Wells Fargo sends Johnny Macklin (Johnny Mack Brown) to Rimrock to investigate stage hold-ups and general lawlessness which, according to local agent Tom Jamison (Steve Clark) is caused by saloon owner Steve Corbin (Tristram Coffin) and his henchmen Duke Sprague (Marshall Reed) and Ace Jenkins (Terry Frost). When Steve kills a man he had cheated in a poker game, the Rimrock Chronicle, owned by Idaho Jim Foster (Raymond Hatton) and edited by his daughter, Diane (Reno Browne), starts a vigilante movement to clean up the town. Jamison, also the mayor, swears Johnny in as the town marshal. Johnny lets henchman Slats Harper (Lynton Brent) overhear information about a fictitious gold shipment, and traps some of Steve's men when they attempt a hold-up. Steve packs the jury and his men are set free. Saloon singer Kitty Malone (Claudia Drake), who is in love with Steve, becomes jealous of Flo Vickerk (Christine McIntyre), and warns Johnny that three gunmen have been imported to kill him. Flo ... Written by
Les Adams <firstname.lastname@example.org>
Roy and Gene and Tex could sing. Buck and Ken seemed the real thing. Tim had the look of an eagle. Wild Bill and little Bob Steele were dynamic actors. William Boyd as Hoppy was Dad in a Stetson. But the best of all the B cowboy heroes might well have been Johnny Mack Brown. Handsome enough to have wooed and won Garbo and Crawford as a silent film matinée idol, he was a forceful and yet sensitive actor who projected an engaging personality. Best of all, this former All-American football star at Alabama was a superb horseman and all-around athlete. No one was better in the action scenes.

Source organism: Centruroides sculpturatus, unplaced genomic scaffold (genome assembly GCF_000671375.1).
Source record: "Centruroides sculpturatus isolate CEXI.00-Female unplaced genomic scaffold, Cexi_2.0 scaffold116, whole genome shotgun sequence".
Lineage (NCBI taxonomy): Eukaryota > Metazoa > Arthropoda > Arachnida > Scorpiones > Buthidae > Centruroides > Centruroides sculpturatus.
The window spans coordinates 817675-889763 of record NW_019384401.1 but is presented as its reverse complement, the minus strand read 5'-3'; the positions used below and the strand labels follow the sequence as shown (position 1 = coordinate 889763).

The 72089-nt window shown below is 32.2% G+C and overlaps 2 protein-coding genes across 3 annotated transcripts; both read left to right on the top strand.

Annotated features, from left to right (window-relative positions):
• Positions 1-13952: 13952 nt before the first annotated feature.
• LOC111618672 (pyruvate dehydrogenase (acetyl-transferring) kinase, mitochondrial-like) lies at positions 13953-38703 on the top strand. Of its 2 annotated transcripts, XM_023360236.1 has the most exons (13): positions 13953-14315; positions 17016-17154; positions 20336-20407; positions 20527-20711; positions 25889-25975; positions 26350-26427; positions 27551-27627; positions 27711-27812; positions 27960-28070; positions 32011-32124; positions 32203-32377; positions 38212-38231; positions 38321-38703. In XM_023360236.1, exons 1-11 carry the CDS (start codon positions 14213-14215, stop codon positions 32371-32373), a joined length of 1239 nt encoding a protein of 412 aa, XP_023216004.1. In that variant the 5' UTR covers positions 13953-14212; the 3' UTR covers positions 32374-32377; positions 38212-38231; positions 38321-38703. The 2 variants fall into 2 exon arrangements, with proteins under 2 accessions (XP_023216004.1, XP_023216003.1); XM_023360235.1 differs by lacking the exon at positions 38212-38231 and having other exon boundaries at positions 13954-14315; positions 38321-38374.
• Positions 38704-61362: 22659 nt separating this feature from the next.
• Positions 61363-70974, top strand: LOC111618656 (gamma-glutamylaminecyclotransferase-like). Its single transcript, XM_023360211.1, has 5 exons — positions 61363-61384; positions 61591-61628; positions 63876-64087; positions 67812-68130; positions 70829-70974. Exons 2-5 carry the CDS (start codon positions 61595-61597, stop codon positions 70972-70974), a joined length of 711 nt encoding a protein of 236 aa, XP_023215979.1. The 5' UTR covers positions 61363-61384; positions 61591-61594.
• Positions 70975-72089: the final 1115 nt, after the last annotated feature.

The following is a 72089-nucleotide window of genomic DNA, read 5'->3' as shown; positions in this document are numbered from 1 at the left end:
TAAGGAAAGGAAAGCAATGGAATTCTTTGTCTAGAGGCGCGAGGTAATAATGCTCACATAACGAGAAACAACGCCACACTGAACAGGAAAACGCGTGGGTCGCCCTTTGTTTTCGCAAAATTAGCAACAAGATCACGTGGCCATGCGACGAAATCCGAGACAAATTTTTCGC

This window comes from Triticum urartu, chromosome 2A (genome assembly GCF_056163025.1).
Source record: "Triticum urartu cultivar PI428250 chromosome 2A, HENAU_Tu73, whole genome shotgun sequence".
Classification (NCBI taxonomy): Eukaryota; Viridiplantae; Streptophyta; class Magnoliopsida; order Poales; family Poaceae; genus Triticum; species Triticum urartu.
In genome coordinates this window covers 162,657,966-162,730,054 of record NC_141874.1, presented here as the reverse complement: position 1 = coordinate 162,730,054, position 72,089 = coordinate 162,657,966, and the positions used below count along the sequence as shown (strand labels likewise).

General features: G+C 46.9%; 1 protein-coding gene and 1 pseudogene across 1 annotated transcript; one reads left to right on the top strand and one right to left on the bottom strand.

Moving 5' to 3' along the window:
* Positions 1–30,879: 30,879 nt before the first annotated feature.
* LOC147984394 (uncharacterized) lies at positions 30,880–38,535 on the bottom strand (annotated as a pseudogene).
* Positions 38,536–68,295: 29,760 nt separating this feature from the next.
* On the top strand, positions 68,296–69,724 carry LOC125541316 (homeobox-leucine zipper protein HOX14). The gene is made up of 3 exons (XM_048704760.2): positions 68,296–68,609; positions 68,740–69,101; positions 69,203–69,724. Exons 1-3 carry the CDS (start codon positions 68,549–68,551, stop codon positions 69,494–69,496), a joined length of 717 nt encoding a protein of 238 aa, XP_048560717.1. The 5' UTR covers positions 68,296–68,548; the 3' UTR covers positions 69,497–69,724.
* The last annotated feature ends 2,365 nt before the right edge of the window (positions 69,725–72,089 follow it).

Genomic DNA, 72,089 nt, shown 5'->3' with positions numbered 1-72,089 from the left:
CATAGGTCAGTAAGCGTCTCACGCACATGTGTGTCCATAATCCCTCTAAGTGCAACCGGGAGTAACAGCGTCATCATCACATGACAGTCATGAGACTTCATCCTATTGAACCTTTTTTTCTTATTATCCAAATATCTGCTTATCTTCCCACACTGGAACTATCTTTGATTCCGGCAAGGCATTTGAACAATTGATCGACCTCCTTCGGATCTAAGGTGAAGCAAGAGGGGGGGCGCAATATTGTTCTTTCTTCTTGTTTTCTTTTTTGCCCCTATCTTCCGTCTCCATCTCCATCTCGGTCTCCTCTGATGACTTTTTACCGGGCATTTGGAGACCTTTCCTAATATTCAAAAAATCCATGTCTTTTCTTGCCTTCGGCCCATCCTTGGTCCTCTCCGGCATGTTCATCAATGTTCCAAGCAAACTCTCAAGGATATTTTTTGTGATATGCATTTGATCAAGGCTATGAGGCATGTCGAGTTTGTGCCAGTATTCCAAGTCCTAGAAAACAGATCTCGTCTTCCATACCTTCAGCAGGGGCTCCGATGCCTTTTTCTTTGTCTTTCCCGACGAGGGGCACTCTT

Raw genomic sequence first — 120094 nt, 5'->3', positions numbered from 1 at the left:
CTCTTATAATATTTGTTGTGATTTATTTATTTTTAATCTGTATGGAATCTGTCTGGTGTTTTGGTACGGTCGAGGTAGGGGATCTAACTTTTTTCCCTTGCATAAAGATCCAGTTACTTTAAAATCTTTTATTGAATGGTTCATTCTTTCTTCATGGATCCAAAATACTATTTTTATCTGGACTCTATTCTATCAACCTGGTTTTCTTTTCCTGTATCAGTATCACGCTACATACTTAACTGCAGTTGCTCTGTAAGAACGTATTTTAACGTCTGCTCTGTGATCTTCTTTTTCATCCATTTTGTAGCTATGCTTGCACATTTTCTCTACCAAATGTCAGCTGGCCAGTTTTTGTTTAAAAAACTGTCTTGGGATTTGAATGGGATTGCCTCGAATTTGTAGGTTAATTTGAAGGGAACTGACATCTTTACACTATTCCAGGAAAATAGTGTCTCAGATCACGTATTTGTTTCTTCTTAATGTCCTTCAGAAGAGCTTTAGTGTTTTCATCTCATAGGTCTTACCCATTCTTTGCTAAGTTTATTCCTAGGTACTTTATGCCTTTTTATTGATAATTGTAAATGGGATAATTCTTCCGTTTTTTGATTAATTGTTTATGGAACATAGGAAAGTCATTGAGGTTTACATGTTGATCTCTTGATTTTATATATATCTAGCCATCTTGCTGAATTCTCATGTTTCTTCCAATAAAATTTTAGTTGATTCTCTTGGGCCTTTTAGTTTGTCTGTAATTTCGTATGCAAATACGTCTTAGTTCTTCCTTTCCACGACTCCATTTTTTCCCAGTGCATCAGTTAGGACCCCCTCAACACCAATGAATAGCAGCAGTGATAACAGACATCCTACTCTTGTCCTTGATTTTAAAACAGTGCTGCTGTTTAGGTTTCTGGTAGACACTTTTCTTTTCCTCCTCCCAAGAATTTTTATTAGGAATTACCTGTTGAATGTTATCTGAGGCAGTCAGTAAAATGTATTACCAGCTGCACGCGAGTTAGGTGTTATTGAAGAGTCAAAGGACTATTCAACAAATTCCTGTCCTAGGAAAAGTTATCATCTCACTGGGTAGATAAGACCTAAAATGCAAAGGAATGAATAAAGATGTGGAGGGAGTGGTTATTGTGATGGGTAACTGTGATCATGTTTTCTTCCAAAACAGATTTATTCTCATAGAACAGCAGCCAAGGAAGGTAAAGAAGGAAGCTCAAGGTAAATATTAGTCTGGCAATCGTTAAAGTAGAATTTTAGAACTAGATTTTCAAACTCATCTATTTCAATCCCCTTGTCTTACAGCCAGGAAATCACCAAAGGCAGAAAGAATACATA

Brown's career stuttered with the coming of sound, his warm Southern accent for some reason viewed as a drawback, until eventually he found his niche in the mid-thirties in B westerns. He would remain one of the most popular cowboy stars until well into the fifties.
The Gentleman From Texas might well be the best of the 130 or so westerns which Johnny Mack filmed during his career. Produced by Monogram bigwig Scott Dunlap, the little studio obviously put their best into it. Old-time William S Hart director Lambert Hillyer handled the action scenes with panache. Brown was in his early forties, but as with John Wayne and Robert Mitchum, maturity sat well on him. His weight problems were still in the future.
The plot is an old sagebrush standby with Brown an ex-lawman brought in by Wells Fargo to put the lid on a wide open town, and who is swiftly appointed town marshal. Raymond Hatton is the publisher of the local newspaper who takes on the job of Brown's deputy. Reno Blair is Hatton's daughter and the courageous editor who rallies the good folks of the town to back Brown.
The bad guys are a formidable bunch, led by the urbane Tristram Coffin, the slickest of the "boss" heavies of the forties. Marshall Reed, Terry Frost, and Pierce Lyden lead the pack of henchmen and hired guns doing Coffin's bidding. There are plenty of hard riding chases, shootout after shootout, and two bone-jarring to the finish fistfights, before Brown can scrub the town clean and restore law and order.
While the basic plot is familiar, there is one twist which separates this film from the usual B western offering. Coffin has not one but two saloon girl mistresses, played by the talented Claudia Drake and blonde Three Stooges comic foil Christine McIntyre, who are willing to become involved in murder plots, leading to several unusual complications.
Everything from the acting to the action is well done. Even the musical interludes, often a drawback, are top notch and entertaining.
All in all, a must for Johnny Mack or B western fans, and a good one for others who might want to dip into this once most popular genre.
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